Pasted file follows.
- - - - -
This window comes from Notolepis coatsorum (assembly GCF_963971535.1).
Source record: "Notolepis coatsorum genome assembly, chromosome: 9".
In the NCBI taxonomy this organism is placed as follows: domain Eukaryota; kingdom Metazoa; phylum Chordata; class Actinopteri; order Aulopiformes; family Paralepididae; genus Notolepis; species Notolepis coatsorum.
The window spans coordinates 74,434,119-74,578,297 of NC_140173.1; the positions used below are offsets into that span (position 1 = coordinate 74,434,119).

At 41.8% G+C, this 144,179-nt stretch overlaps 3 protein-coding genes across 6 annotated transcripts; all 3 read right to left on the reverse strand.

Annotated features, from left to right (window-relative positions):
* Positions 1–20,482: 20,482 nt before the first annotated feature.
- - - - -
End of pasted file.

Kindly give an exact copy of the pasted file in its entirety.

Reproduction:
This window comes from Notolepis coatsorum (assembly GCF_963971535.1).
Source record: "Notolepis coatsorum genome assembly, chromosome: 9".
In the NCBI taxonomy this organism is placed as follows: domain Eukaryota; kingdom Metazoa; phylum Chordata; class Actinopteri; order Aulopiformes; family Paralepididae; genus Notolepis; species Notolepis coatsorum.
The window spans coordinates 74,434,119-74,578,297 of NC_140173.1; the positions used below are offsets into that span (position 1 = coordinate 74,434,119).

At 41.8% G+C, this 144,179-nt stretch overlaps 3 protein-coding genes across 6 annotated transcripts; all 3 read right to left on the reverse strand.

Annotated features, from left to right (window-relative positions):
* Positions 1–20,482: 20,482 nt before the first annotated feature.